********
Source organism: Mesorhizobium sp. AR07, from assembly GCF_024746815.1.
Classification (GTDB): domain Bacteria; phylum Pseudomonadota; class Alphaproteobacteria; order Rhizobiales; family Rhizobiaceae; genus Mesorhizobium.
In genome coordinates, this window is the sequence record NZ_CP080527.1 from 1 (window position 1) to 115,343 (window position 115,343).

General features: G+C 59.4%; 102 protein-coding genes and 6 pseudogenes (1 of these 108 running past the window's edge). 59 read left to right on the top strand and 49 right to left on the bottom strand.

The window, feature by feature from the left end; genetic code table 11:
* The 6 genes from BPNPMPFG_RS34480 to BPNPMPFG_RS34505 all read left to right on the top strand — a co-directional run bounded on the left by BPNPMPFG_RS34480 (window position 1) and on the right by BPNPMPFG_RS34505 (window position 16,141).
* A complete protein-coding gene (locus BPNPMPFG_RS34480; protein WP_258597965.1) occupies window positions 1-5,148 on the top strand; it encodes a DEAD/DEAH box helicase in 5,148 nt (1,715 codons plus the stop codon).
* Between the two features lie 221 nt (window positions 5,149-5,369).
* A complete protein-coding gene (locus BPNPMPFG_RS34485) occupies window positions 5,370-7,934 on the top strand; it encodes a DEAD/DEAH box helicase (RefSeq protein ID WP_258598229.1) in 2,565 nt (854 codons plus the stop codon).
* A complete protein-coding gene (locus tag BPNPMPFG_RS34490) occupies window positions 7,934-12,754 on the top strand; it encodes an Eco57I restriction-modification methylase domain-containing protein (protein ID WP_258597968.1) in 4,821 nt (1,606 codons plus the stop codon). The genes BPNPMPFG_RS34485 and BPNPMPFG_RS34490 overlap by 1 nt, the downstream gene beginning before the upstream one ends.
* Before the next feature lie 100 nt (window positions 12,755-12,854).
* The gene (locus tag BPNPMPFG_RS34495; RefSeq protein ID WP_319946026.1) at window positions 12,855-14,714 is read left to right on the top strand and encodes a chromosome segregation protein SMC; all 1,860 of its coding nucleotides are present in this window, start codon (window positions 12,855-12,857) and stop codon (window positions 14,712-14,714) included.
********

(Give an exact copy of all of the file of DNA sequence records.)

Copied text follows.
Source organism: Mesorhizobium sp. AR07, from assembly GCF_024746815.1.
Classification (GTDB): domain Bacteria; phylum Pseudomonadota; class Alphaproteobacteria; order Rhizobiales; family Rhizobiaceae; genus Mesorhizobium.
In genome coordinates, this window is the sequence record NZ_CP080527.1 from 1 (window position 1) to 115,343 (window position 115,343).

General features: G+C 59.4%; 102 protein-coding genes and 6 pseudogenes (1 of these 108 running past the window's edge). 59 read left to right on the top strand and 49 right to left on the bottom strand.

The window, feature by feature from the left end; genetic code table 11:
* The 6 genes from BPNPMPFG_RS34480 to BPNPMPFG_RS34505 all read left to right on the top strand — a co-directional run bounded on the left by BPNPMPFG_RS34480 (window position 1) and on the right by BPNPMPFG_RS34505 (window position 16,141).
* A complete protein-coding gene (locus BPNPMPFG_RS34480; protein WP_258597965.1) occupies window positions 1-5,148 on the top strand; it encodes a DEAD/DEAH box helicase in 5,148 nt (1,715 codons plus the stop codon).
* Between the two features lie 221 nt (window positions 5,149-5,369).
* A complete protein-coding gene (locus BPNPMPFG_RS34485) occupies window positions 5,370-7,934 on the top strand; it encodes a DEAD/DEAH box helicase (RefSeq protein ID WP_258598229.1) in 2,565 nt (854 codons plus the stop codon).
* A complete protein-coding gene (locus tag BPNPMPFG_RS34490) occupies window positions 7,934-12,754 on the top strand; it encodes an Eco57I restriction-modification methylase domain-containing protein (protein ID WP_258597968.1) in 4,821 nt (1,606 codons plus the stop codon). The genes BPNPMPFG_RS34485 and BPNPMPFG_RS34490 overlap by 1 nt, the downstream gene beginning before the upstream one ends.
* Before the next feature lie 100 nt (window positions 12,755-12,854).
* The gene (locus tag BPNPMPFG_RS34495; RefSeq protein ID WP_319946026.1) at window positions 12,855-14,714 is read left to right on the top strand and encodes a chromosome segregation protein SMC; all 1,860 of its coding nucleotides are present in this window, start codon (window positions 12,855-12,857) and stop codon (window positions 14,712-14,714) included.